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My model "content.id" contains a string, e,g "123":

{{view Em.TextArea idBinding="content.id"}}

Instead of just setting the id of this view to "123", I'd like it to be "message-123", basically customizing the string being used. Sadly, Ember does not allow bindings to be functions, which would solve my problem (I could define such a function on the controller).

What's the best way to achieve this?

share|improve this question
2  
The id of an Ember.View should not be changed after it has been created, see corresponding [code][1]. By using a binding you could change the id/elementId and then an error would be thrown. So my question here is why you'd want to use the id. What is your use case? Can you solve your problem by using a custom CSS class? [1]: github.com/emberjs/ember.js/blob/… – pangratz Nov 6 '12 at 3:43
up vote 3 down vote accepted

You could define a computed property in the controller (or elsewhere):

The controller

MyApp.ApplicationController = Ember.Controller.extend({
  content: "a-content",

  editedContent: function() {
      return "message-" + this.get('content');
  }.property('content')
});

The view

MyApp.FooView = Ember.View.extend({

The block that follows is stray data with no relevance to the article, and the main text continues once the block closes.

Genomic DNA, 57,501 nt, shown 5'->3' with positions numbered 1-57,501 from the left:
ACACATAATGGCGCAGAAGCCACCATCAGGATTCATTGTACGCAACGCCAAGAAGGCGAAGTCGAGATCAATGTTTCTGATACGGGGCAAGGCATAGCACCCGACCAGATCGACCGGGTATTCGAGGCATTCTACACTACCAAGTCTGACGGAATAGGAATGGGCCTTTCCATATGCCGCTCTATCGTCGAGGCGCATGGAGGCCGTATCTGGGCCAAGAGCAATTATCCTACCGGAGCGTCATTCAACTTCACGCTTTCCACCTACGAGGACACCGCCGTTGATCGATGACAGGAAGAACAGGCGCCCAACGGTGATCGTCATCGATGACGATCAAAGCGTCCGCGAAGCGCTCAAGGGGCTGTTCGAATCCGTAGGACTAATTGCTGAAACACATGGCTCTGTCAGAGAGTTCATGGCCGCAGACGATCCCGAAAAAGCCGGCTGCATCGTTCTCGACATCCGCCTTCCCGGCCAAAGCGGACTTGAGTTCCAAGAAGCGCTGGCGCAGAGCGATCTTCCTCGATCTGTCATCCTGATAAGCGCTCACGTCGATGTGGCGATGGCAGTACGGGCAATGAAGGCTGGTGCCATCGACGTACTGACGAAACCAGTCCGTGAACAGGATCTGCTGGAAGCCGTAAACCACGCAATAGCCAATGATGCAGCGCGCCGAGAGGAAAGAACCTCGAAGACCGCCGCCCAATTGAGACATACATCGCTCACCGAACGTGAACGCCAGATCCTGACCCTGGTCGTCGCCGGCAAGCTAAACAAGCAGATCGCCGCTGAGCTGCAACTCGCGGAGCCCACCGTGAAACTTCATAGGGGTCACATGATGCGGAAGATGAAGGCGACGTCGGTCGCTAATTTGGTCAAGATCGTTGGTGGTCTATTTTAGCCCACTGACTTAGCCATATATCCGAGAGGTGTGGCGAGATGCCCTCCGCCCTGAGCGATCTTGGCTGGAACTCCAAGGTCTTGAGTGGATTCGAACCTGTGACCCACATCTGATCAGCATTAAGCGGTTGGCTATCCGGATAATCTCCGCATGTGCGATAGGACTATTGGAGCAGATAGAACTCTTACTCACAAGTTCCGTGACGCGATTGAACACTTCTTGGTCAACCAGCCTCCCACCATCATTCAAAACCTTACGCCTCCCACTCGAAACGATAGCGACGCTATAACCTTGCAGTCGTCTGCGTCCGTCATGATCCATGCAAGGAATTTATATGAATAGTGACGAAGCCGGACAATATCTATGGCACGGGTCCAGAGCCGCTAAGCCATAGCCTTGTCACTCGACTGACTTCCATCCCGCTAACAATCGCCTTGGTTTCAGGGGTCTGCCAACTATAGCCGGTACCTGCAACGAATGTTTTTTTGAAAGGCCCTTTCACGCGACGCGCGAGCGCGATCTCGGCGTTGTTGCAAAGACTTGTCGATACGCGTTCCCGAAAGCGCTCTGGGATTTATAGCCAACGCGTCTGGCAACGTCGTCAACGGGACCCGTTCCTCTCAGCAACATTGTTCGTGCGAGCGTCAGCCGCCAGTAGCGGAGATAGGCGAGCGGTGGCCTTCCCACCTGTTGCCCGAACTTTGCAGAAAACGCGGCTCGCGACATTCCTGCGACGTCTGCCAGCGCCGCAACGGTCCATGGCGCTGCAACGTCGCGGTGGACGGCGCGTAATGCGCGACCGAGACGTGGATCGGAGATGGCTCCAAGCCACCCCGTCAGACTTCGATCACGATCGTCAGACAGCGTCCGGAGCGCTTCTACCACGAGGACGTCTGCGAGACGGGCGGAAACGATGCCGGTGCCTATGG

tagName: 'p'
});

The template (where content is a String, here)

{{#view MyApp.FooView elementIdBinding="editedContent"}}
    {{content}}
{{/view}}

And the JSFiddle is here.

EDIT

How can the view see the property editedContent since it belongs on the ApplicationController controller?

The router, after started, automatically render the ApplicationView, or its template when there is no ApplicationView defined. If you want more detail, I suggest you to read the Ember guide: Understanding the Ember.js Router: A Primer.

And {{editedContent}} directly get the controller editedContent property, because the default view context is its controller, as you can read in Ember Blog - 1.0 Prerelease:

The {{#view}} helper no longer changes the context, instead maintaining the parent context by default. Alternatively, we will use the controller property if provided. You may also choose to directly override the context property. The order is as follows:

  • Specified controller
  • Supplied context (usually by Handlebars)
  • parentView's context (for a child of a ContainerView)
share|improve this answer
    
This looks exactly like what I need, thanks! – Cedric Beust Nov 7 '12 at 3:58
    
Actually, I have a question: how can the view see the property editedContent since it belongs on the ApplicationController controller? – Cedric Beust Nov 7 '12 at 4:01
    
I've updated my answer, just take a look! – louiscoquio Nov 7 '12 at 9:05
    
Thanks for the clarification. For some reason, I was under the impression that routers were deprecated, so I never bothered reading much about them, but it looks like they are actually becoming a central piece of Ember 1.0. Off to read the articles, thanks! – Cedric Beust Nov 7 '12 at 16:32
    
Router is definitely not deprecated, but its interface will change a little to be more "user-friendly". For example, @tomdale made a draft: gist.github.com/3981133 – louiscoquio Nov 7 '12 at 17:07

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